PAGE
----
“Honey, you’ve got to cut away the dead, damaged and diseased to see new growth,” she explained. Pruning her roses was therapeutic for her.
“To me, that’s the beauty of the garden,” Chris says. “As we cultivate the soil, it speaks to us. The garden is a part of who we are.”
Each rose “has a story to tell,” he says – like the beautiful, tough Peggy Martin rose, sometimes known as the Hurricane Katrina rose. After the hurricane, Louisiana gardener Peggy Martin returned to her home to find that the only thing still living after being under water for two weeks was her then-unnamed rose.
“Those types of stories bring the garden to life,” he says. “I love the folklore.”
Everything’s coming up roses
Chris can be found in his garden for an hour or so every morning, with his pruners and his camera in hand. Then he spends another hour in the evening tending to his roses – or just sitting in the middle of the garden to take in the fruits of his labor: the visual feast of colors and the flowers’ heady fragrances.
“I walk out into my garden and everything else fades away,” he says.
A couple of times a year, he and his wife invite the public to tour their garden, which features some 85 to 100 types of roses. The last time they opened, about 250 people attended.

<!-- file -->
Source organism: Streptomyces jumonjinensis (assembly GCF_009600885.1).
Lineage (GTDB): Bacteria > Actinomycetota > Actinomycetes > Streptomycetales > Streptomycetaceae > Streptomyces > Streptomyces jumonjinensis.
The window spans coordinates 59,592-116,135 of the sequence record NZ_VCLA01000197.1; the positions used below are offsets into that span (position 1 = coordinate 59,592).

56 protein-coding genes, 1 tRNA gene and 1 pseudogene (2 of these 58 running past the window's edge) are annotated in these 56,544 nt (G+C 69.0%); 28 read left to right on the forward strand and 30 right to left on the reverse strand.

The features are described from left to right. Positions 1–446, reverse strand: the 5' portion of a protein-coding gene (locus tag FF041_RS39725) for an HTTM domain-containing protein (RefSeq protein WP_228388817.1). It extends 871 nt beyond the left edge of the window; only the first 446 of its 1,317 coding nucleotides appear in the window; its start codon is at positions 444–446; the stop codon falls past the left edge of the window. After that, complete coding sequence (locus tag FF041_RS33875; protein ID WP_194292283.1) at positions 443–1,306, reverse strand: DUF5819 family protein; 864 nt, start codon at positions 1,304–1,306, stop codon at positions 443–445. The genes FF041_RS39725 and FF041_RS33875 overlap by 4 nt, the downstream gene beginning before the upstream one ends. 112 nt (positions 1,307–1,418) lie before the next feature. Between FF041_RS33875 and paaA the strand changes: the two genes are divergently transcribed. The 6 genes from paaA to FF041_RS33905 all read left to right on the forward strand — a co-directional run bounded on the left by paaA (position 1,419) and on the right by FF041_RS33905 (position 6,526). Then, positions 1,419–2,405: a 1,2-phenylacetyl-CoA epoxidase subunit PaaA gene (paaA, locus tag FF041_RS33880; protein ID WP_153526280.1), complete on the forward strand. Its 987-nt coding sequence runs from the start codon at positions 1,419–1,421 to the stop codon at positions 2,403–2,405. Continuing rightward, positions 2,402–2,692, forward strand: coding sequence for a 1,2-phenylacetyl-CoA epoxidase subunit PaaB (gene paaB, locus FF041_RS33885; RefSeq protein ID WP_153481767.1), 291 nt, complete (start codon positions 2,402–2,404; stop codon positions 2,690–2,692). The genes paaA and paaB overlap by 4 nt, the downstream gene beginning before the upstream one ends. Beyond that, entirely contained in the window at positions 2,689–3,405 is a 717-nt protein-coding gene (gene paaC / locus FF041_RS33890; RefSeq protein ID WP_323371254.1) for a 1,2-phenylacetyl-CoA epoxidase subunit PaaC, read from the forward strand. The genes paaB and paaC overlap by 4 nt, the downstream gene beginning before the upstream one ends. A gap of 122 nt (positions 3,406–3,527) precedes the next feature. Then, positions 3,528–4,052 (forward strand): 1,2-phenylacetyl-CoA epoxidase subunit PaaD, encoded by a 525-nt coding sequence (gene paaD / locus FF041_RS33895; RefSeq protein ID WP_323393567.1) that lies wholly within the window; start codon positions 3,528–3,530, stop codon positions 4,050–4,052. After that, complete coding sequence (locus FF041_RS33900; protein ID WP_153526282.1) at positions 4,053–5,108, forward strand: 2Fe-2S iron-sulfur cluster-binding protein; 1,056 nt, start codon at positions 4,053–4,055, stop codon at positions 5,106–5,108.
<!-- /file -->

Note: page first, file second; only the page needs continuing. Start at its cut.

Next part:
Of course, he enjoys when his garden is admired and appreciated, but he also hopes to inspire others to grow their own roses. “If you visit my garden and you plant one rose bush, I did my job,” he says.
The Redneck Rosarian, which is a tongue-in-cheek name Chris gave to his blog to stress that anyone can grow and love roses, exists to spread free information. The biggest misconception, he says, is that roses are difficult to grow. He insists that “if you can dig a hole, you can grow a rose.”
Chris encourages anyone who’s interested in roses to seek out one of the 300 rose societies in the United States. “You can Google all day long,” he says, “but if you get the Milwaukee website, the instructions will be vastly different from those in Birmingham.”
He’s known as “America’s favorite rose gardener,” but he shrugs off the description. “I just dig,” he says. Still, he admits that “it’s amazing what can happen when you dig.” Not only has he created an awe-inspiring landscape; he’s also created a line of gardening tools for a fifth-generation company in The Netherlands.
Three years ago, representatives of DeWit Garden Tools contacted him and met with him in Birmingham at Jim ‘n Nick’s Barbecue, where he sketched out some ideas for garden tools on a napkin. DeWit now manufactures his Redneck Rosarian tools, which are sold on Amazon and in some independent garden centers.
“How Alabama is that?” he asks.
In Chris’s garden, the roses are usually finished by the end of October. At the end of February, he is out there pruning, planting and “getting rolling again for the next season,” he says. He is “constantly making edits” in the garden, adding and subtracting shrubs.
“Gardeners live on the hope of next year,” he says. There’s another life lesson: the promise of tomorrow.
As for Decoration Day, that’s become a thing of the past for Chris. But he misses it still. “It’s not a family gathering like it used to be,” he says, “but I still take flowers.”
It’s easy to guess what those might be.
For more information about Chris VanCleave and the Redneck Rosarian, visit www.redneckrosarian, and follow him on Facebook.